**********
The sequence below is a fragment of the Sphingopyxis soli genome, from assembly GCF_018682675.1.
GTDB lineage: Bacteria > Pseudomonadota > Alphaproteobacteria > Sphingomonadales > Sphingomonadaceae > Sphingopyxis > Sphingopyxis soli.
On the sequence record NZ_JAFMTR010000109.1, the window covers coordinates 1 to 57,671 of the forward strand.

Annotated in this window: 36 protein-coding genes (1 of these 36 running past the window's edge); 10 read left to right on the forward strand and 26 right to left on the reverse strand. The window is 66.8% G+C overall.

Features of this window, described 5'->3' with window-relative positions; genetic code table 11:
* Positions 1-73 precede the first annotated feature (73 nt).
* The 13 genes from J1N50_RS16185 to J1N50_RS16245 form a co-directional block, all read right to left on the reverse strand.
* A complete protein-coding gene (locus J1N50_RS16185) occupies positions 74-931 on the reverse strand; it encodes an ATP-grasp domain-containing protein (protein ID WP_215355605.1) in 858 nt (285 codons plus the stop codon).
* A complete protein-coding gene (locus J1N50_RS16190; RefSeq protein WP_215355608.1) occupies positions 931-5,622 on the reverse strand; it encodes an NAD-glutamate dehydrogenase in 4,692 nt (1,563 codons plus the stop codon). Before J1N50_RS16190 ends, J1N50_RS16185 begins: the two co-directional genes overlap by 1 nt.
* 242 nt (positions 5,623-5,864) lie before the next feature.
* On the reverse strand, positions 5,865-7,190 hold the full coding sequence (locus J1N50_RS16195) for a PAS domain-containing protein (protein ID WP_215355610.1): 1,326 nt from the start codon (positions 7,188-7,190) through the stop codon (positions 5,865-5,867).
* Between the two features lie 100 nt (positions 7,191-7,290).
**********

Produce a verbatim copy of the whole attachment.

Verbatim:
The sequence below is a fragment of the Sphingopyxis soli genome, from assembly GCF_018682675.1.
GTDB lineage: Bacteria > Pseudomonadota > Alphaproteobacteria > Sphingomonadales > Sphingomonadaceae > Sphingopyxis > Sphingopyxis soli.
On the sequence record NZ_JAFMTR010000109.1, the window covers coordinates 1 to 57,671 of the forward strand.

Annotated in this window: 36 protein-coding genes (1 of these 36 running past the window's edge); 10 read left to right on the forward strand and 26 right to left on the reverse strand. The window is 66.8% G+C overall.

Features of this window, described 5'->3' with window-relative positions; genetic code table 11:
* Positions 1-73 precede the first annotated feature (73 nt).
* The 13 genes from J1N50_RS16185 to J1N50_RS16245 form a co-directional block, all read right to left on the reverse strand.
* A complete protein-coding gene (locus J1N50_RS16185) occupies positions 74-931 on the reverse strand; it encodes an ATP-grasp domain-containing protein (protein ID WP_215355605.1) in 858 nt (285 codons plus the stop codon).
* A complete protein-coding gene (locus J1N50_RS16190; RefSeq protein WP_215355608.1) occupies positions 931-5,622 on the reverse strand; it encodes an NAD-glutamate dehydrogenase in 4,692 nt (1,563 codons plus the stop codon). Before J1N50_RS16190 ends, J1N50_RS16185 begins: the two co-directional genes overlap by 1 nt.
* 242 nt (positions 5,623-5,864) lie before the next feature.
* On the reverse strand, positions 5,865-7,190 hold the full coding sequence (locus J1N50_RS16195) for a PAS domain-containing protein (protein ID WP_215355610.1): 1,326 nt from the start codon (positions 7,188-7,190) through the stop codon (positions 5,865-5,867).
* Between the two features lie 100 nt (positions 7,191-7,290).